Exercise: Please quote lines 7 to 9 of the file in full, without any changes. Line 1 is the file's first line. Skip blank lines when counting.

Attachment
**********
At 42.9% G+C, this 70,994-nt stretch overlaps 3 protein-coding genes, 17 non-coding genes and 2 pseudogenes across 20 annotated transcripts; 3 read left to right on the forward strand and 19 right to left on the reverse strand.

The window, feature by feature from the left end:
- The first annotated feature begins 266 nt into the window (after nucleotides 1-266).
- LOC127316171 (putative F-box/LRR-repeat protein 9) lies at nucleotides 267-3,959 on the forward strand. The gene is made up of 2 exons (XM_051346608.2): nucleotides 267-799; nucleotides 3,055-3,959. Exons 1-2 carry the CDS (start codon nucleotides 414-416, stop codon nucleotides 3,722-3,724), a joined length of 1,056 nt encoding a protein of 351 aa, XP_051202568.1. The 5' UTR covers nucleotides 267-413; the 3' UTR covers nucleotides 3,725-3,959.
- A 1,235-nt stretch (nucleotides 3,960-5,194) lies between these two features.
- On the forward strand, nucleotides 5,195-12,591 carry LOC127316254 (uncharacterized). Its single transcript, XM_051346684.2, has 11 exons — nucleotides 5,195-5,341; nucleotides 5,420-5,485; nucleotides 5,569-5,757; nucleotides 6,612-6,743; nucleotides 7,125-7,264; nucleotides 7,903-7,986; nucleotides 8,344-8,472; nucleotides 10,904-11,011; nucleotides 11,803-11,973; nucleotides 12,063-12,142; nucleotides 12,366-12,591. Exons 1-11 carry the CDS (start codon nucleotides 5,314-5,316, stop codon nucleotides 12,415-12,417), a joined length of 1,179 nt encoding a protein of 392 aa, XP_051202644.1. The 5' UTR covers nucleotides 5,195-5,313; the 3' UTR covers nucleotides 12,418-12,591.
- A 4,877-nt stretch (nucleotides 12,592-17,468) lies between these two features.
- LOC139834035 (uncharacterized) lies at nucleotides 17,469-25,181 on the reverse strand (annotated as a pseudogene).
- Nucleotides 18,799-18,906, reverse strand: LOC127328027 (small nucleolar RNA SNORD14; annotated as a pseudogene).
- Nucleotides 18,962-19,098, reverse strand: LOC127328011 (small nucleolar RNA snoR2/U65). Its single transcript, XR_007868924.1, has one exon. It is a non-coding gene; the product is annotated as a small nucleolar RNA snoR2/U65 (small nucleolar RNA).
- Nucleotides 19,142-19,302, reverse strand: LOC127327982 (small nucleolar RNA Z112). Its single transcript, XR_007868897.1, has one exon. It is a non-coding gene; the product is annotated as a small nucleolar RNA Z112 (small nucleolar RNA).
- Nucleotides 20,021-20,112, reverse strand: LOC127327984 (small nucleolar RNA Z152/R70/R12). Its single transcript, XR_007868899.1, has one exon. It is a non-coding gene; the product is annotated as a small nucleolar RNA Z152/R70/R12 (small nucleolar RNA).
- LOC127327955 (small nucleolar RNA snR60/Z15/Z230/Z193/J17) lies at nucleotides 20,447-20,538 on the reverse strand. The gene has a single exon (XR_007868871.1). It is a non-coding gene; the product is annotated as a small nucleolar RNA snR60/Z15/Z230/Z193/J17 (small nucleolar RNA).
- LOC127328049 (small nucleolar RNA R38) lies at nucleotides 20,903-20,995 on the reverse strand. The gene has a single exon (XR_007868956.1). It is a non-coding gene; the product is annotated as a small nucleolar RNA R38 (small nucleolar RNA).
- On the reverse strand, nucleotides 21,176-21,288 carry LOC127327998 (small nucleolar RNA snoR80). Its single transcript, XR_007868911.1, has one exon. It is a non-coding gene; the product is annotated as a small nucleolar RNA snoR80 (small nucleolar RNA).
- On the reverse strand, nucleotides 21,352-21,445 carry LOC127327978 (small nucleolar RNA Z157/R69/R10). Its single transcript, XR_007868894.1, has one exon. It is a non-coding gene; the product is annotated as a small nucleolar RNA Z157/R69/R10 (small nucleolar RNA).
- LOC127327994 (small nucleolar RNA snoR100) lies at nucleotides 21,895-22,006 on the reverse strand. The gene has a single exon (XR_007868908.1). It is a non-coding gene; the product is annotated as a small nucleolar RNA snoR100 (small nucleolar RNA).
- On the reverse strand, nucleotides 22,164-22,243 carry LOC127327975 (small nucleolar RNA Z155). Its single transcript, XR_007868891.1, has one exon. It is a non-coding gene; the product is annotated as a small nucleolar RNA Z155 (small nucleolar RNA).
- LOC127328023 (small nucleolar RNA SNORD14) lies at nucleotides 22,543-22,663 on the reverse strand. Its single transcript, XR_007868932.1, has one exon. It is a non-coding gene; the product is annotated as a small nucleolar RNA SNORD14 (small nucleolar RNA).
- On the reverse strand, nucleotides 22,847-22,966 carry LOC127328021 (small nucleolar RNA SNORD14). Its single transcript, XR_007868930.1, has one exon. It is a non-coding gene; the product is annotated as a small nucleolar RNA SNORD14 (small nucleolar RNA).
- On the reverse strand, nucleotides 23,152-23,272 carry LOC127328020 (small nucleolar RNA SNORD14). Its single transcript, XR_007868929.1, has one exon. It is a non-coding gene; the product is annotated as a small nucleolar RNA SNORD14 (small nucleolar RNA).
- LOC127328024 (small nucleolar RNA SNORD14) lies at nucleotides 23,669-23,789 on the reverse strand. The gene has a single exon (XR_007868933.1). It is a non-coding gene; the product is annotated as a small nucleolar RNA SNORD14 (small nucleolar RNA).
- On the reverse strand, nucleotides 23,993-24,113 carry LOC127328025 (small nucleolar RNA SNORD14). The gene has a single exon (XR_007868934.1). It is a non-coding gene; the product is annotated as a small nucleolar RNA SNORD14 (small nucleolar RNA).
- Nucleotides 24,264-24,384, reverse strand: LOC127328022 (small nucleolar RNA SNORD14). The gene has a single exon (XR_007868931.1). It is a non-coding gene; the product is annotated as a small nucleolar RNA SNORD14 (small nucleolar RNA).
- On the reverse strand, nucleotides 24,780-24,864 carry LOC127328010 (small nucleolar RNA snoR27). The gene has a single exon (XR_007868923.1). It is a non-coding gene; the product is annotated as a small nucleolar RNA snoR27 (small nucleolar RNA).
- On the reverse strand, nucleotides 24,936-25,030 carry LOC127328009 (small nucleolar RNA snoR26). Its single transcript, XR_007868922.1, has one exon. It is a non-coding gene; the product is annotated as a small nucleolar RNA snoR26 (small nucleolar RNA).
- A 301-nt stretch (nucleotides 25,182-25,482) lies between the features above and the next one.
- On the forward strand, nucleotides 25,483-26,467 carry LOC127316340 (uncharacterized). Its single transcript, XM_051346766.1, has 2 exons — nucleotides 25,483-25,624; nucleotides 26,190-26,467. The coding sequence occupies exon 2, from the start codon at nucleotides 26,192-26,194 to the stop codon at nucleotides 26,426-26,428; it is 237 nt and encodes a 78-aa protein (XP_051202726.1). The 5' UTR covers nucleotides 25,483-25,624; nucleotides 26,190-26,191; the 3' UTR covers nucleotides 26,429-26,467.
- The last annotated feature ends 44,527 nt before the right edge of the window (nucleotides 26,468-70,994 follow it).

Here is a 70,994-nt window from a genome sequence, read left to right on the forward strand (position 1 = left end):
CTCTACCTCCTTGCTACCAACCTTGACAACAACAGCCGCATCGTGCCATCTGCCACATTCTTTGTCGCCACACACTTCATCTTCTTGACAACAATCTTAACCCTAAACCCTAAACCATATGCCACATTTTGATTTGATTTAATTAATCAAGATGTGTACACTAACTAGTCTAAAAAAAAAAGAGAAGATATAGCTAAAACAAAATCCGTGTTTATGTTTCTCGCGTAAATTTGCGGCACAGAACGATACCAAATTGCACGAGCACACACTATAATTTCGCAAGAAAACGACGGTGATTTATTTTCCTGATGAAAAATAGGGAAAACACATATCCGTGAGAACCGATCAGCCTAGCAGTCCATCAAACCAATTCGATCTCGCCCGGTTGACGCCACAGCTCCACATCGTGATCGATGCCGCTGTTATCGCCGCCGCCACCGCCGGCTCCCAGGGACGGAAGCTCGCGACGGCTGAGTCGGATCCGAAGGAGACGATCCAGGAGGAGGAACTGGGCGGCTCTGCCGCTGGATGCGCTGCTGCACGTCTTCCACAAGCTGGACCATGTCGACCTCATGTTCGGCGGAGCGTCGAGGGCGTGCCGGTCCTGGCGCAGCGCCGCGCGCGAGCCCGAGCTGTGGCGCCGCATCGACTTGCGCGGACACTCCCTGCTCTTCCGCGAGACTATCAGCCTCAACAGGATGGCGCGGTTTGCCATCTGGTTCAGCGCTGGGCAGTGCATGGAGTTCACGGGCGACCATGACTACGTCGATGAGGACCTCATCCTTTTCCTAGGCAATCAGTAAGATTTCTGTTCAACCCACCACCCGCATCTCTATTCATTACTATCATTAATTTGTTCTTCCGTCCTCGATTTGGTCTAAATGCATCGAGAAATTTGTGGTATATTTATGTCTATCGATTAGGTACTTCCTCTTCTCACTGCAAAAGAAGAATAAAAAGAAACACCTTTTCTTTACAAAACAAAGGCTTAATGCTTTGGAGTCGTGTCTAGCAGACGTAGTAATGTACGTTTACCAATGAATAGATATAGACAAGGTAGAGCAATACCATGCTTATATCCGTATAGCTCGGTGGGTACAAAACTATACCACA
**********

- A 4,877-nt stretch (nucleotides 12,592-17,468) lies between these two features.
- LOC139834035 (uncharacterized) lies at nucleotides 17,469-25,181 on the reverse strand (annotated as a pseudogene).
- Nucleotides 18,799-18,906, reverse strand: LOC127328027 (small nucleolar RNA SNORD14; annotated as a pseudogene).